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Food Chem. 2012 Mar 15;131(2):387-396.

In Vitro and in Vivo Anti-Diabetic Effects of Anthocyanins from Maqui Berry (Aristotelia chilensis).

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Rutgers University, SEBS, New Brunswick, NJ 08901.
North Carolina State University, Kannapolis, NC, USA.


We used a murine model of type II diabetes, which reproduces the major features of the human disease, and a number of cellular models to study the antidiabetic effect of ANC, a standardised anthocyanin-rich formulation from maqui berry (Aristotelia chilensis). We also isolated delphinidin 3-sambubioside-5-glucoside (D3S5G), a characteristic anthocyanin from maqui berry, and studied its antidiabetic properties. We observed that oral administration of ANC improved fasting blood glucose levels and glucose tolerance in hyperglycaemic obese C57BL/6J mice fed a high fat diet. In H4IIE rat liver cells, ANC decreased glucose production and enhanced the insulin-stimulated down regulation of the gluconeogenic enzyme, glucose-6-phosphatase. In L6 myotubes ANC treatment increased both insulin and non-insulin mediated glucose uptake. As with the ACN, oral administration of pure D3S5G dose-dependently decreased fasting blood glucose levels in obese C57BL/6J mice, and decreased glucose production in rat liver cells. D3S5G also increased glucose uptake in L6 myotubes and is at least partially responsible for ANC's anti-diabetic properties.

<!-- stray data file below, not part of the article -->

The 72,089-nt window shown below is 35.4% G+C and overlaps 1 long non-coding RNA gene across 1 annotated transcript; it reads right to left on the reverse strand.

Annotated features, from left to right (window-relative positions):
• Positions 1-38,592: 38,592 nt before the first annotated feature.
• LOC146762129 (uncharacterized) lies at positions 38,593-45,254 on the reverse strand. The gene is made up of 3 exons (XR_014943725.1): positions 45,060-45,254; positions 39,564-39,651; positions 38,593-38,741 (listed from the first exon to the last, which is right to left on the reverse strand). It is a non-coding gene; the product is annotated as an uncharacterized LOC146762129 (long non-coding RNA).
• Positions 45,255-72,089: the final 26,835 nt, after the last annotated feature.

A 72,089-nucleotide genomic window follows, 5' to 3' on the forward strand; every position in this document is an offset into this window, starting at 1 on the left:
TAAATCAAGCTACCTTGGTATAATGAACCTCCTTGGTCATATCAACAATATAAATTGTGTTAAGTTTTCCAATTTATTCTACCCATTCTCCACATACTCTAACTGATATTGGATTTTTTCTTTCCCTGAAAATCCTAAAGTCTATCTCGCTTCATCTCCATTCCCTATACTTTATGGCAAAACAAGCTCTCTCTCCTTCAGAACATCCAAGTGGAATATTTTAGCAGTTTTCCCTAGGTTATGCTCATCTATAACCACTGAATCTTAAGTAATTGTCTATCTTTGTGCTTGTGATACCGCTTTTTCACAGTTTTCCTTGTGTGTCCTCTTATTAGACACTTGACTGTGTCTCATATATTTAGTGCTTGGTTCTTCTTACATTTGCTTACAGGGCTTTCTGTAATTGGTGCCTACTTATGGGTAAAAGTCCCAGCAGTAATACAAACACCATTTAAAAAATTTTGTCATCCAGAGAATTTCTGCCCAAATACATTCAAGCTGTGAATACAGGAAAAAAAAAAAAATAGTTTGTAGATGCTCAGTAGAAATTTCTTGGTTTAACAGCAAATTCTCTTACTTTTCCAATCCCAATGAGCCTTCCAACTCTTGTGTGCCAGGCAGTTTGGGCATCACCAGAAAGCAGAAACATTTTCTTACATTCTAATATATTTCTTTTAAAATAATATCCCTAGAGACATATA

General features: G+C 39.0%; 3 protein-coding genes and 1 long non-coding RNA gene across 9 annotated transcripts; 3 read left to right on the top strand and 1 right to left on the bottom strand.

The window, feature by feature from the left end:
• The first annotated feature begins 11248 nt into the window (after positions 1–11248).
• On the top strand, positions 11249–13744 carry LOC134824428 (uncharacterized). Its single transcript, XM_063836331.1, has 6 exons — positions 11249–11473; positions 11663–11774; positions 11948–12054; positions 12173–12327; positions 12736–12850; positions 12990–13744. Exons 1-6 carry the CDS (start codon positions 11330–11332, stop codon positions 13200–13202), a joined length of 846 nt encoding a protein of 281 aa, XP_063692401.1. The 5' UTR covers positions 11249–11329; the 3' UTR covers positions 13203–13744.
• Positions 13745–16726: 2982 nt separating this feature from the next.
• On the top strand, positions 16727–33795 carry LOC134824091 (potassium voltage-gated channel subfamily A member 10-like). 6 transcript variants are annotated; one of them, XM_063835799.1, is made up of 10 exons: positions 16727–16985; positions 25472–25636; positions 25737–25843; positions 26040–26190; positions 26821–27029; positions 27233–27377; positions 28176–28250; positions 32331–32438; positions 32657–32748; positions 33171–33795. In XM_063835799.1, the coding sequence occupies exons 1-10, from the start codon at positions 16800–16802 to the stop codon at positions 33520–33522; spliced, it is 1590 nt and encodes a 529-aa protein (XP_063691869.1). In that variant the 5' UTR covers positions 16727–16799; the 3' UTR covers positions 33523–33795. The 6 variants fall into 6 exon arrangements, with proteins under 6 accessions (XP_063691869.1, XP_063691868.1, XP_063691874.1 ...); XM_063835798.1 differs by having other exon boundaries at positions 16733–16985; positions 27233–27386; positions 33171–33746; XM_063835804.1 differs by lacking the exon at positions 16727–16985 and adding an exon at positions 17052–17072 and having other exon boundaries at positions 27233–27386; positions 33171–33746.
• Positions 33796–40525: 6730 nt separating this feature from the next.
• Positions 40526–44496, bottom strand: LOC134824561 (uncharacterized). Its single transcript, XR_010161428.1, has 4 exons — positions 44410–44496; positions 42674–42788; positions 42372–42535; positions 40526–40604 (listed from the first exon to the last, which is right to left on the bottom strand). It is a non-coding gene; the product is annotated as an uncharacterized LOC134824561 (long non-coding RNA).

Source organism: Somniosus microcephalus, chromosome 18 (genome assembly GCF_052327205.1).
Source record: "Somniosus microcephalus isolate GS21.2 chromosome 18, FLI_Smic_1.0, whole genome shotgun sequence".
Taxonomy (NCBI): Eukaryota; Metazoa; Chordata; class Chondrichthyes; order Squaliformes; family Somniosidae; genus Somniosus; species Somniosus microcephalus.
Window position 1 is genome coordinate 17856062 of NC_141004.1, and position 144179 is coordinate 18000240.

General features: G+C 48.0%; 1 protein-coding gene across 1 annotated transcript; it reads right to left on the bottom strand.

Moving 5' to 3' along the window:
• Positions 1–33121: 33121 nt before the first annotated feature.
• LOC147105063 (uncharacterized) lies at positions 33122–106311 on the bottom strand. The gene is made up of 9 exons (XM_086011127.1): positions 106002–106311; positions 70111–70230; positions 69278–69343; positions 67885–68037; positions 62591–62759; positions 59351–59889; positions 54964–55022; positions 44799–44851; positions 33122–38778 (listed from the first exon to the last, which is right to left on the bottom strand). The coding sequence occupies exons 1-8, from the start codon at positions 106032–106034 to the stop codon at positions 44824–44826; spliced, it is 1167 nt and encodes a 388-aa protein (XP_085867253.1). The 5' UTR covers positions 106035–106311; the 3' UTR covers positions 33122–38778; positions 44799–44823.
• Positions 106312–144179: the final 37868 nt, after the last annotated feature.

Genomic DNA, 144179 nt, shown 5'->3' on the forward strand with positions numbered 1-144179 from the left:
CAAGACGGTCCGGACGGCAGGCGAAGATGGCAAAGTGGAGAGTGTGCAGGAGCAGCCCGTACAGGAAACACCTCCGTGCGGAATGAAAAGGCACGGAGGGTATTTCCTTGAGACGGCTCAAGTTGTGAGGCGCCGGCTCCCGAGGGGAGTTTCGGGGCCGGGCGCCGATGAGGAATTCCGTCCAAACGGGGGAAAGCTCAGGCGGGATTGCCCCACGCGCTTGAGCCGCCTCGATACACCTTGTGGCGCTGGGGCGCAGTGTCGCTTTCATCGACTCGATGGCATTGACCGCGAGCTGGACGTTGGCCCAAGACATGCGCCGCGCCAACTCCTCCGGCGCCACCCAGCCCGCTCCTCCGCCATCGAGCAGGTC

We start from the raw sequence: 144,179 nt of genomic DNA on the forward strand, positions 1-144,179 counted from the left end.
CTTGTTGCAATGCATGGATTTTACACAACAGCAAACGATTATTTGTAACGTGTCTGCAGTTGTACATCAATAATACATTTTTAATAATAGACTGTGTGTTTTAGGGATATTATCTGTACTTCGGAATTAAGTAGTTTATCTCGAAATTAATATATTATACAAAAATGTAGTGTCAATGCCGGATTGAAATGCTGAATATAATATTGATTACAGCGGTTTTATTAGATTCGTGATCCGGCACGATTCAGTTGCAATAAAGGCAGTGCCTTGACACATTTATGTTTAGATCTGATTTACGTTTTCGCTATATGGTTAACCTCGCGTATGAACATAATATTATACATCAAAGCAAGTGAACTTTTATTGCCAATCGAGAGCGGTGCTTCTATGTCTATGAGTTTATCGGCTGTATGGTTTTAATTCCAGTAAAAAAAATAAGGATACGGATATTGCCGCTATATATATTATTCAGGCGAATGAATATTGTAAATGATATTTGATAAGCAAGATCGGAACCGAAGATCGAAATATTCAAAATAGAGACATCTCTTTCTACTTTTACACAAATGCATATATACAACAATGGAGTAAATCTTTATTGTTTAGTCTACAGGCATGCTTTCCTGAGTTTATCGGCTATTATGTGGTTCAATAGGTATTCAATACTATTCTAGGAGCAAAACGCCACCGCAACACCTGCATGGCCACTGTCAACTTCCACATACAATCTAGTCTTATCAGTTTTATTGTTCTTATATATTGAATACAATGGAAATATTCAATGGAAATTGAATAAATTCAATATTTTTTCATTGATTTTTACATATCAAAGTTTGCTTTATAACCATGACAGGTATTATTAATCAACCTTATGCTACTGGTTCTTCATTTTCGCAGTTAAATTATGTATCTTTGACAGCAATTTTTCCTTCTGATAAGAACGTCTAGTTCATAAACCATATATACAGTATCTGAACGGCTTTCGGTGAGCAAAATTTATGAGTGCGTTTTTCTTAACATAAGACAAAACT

Dietary Anthocyanins; Glucose Metabolism; Maqui Berry; Metabolic Syndrome

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